In the Kitchen: Christmas Baba

by | Desserts, In the Kitchen, Recipes

Stuffed Artichoke Bottoms

John McHugh’s Family Recipe for Christmas Baba

I have been making this recipe for over 30 years and recommend a few things. Do not underestimate the value of greasing the mold, make this several days ahead of when you need it, (there will be some bleeding of the syrup so make sure you have a lip on the dish which you decorate and present on.) Because of the amount of syrup and the glaze, the baba will stay very moist for quite a while. — John McHugh



Christmas Baba

½ cup warm water (110 to 115 degrees F)
1 pkg active dry yeast
2 Tbsp sugar
½ tsp salt
3 eggs
¼ cup butter or margarine softened
2 cups unsifted all-purpose flour
¼ cups currants
½ cup finely chopped candied citron peel


Rum Syrup

2 cups sugar
1 unpeeled orange sliced crosswise
½ unpeeled lemon sliced crosswise
1 ½ cups light rum
2 Tbsp light corn syrup


Apricot Glaze

1 cup apricot preserves
1 Tbsp lemon juice

Candied red and green cherries
Whipped Cream



Lightly grease

A 1 ½ quart fancy mold. (Any mold in this size, without a hole in center.) I have found that Crisco or its equivalent works better to release than butter or margarine, especially if you have a mold similar to the picture. (Also, put a piece of wax paper over the small indention in the bottom of the mold to ensure the release.)


To make the batter

Check the temperature of the warm water (if you don’t have a thermometer, it should feel slightly warm to the touch).

Sprinkle yeast over water in a large bowl — stir until dissolved. Add 2 Tbsp sugar, the salt, eggs, butter, and 1 ½ cups flour. With an electric beater, beat until batter is smooth, approx. 2 minutes. Stir in remaining flour, currants, and chopped citron — beat until well combined – batter will be thick.

Turn batter into prepared mold, spreading evenly. Cover with waxed paper.

Let rise in warm place (85 degrees F), free from drafts, until it doubles in size and rises slightly above the top of the mold. (Approx. 1 ½ hours.)


Preheat oven to 400 degrees F.

Gently place mold on oven rack. Bake 30 to 35 minutes until a deep golden brown.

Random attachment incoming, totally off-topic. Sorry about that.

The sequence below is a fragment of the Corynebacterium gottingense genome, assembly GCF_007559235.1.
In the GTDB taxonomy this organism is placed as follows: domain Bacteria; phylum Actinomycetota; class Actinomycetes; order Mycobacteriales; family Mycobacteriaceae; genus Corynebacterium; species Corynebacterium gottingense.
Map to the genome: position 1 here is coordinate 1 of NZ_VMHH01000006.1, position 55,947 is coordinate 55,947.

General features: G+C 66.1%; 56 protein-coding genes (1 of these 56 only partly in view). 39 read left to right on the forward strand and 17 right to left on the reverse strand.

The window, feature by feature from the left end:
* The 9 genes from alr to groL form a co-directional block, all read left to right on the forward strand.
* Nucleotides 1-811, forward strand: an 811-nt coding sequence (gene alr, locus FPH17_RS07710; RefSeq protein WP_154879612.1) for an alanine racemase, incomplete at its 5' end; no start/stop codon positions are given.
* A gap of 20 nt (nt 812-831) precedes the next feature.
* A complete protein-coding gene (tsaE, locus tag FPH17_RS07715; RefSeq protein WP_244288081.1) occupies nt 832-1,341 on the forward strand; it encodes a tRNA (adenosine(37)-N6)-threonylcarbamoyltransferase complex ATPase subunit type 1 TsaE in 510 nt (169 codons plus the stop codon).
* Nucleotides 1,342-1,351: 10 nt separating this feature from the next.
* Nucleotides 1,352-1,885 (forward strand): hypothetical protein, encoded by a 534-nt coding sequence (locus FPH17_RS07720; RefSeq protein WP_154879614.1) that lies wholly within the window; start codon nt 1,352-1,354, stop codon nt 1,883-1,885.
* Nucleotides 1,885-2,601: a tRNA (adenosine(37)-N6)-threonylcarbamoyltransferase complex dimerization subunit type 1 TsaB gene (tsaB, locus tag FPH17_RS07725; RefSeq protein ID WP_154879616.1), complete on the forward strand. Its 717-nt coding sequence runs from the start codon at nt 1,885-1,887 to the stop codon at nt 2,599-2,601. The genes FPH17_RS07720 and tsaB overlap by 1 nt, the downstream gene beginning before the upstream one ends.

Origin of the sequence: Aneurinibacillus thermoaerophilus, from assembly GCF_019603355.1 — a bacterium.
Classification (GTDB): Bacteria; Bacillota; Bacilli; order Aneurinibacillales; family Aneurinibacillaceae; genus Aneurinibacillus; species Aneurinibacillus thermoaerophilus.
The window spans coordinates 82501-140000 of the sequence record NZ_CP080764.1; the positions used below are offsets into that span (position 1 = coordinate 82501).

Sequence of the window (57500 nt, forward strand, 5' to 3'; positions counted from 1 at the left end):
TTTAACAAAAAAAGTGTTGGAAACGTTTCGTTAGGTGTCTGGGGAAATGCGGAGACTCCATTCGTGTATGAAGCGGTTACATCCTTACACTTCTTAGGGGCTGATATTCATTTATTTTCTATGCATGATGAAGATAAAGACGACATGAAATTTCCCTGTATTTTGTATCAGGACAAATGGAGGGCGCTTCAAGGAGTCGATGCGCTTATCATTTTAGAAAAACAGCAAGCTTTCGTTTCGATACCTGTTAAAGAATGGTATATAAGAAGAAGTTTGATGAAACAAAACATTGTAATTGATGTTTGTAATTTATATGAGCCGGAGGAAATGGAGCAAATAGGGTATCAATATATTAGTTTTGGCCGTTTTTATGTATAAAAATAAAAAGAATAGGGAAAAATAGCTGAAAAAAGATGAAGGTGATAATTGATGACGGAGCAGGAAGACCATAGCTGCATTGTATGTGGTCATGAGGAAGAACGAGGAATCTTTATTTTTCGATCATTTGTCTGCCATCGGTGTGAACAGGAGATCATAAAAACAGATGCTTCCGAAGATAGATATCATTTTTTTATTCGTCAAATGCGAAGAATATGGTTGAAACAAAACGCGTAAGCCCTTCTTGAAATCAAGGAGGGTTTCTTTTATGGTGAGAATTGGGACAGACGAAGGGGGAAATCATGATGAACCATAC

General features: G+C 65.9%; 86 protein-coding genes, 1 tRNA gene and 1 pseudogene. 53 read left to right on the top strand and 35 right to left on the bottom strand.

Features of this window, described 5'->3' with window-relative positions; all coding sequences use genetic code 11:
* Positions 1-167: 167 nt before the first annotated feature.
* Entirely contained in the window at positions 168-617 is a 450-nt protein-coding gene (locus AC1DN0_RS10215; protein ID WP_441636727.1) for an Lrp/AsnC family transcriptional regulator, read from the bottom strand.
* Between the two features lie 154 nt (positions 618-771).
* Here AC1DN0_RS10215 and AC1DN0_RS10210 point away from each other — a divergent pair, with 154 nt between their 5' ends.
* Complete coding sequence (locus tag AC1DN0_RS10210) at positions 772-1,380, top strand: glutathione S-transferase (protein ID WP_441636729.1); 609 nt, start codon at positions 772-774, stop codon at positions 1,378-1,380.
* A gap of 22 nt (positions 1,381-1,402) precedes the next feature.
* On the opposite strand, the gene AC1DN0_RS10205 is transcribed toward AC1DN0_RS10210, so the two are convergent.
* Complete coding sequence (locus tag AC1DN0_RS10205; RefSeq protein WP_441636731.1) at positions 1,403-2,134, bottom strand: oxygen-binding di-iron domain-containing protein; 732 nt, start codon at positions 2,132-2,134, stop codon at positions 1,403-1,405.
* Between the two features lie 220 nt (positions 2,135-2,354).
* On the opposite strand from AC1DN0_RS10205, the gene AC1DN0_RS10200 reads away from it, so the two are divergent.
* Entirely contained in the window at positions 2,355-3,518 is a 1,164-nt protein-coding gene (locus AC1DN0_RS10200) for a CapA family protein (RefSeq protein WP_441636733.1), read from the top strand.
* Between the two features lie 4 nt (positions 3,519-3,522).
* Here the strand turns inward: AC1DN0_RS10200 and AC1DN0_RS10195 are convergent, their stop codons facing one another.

While baba is baking, make rum syrup

In medium saucepan combine sugar with 1 ½ cups of water. Bring to boiling, stirring until sugar is dissolved. Boil uncovered for 10 minutes. Reduce heat — add orange and lemon slices. Simmer for 10 minutes. Remove from heat and add rum.

With a slotted spoon, remove the fruit slices from the syrup. Combine fruit and corn syrup in another saucepan. Heat gently for several minutes, just to glaze the fruit slices. Halve orange and lemon slices crosswise to use for decorating and set aside.


After baking for 30 to 35 minutes

Remove baba to a cooling rack. Cool 10 minutes. Loosen sides from mold with spatula. Turn out — then return baba to the mold. (If you did your greasing of the mold properly this step will be relatively easy, and you won’t crack the baba. If you are using a mold similar to what I have pictured and the top piece doesn’t come out with the bottom, you can get the top and bottom out and then piece them together and still have a decent result. When I first made this 30 yrs ago I had some problems with the release and used some of the apricot glaze to glue the top and bottom together.)


The hot rum syrup and the baba

Place mold on a large sheet of foil. With a cake tester or shish kebab skewer, make holes in the baba at 1-inch intervals. Gradually pour hot rum syrup (reheat if necessary) over the warm baba. Continue pouring until all of the syrup is absorbed. Then let baba stand in mold at least 3 hours.


Meanwhile, make apricot glaze

In a small saucepan, combine the apricot preserves and the lemon juice. Heat, stirring, until the mixture is melted. Strain. (Hint: you will get a chunky residue in your strainer of the apricot pieces that didn’t melt and were heated with the lemon juice. Do not throw these away, they are treat for the cook and cook’s assistants, i.e., licking the bowl.)


Plating the baba

Carefully invert baba onto a round serving plate. Spread with glaze, coating evenly. Decorate with fruit slices and candied cherries. Design will depend on your mold, but make it colorful and festive.

Serve with whipped cream. (I have found that while the baba retains the rum flavor, a lot of the alcohol has been burnt off and a small piece is not going to create a problem for anyone.)





Photos, preparation, and serving notes by John McHugh



Printed version of this recipe

In the Kitchen series – Christmas Baba




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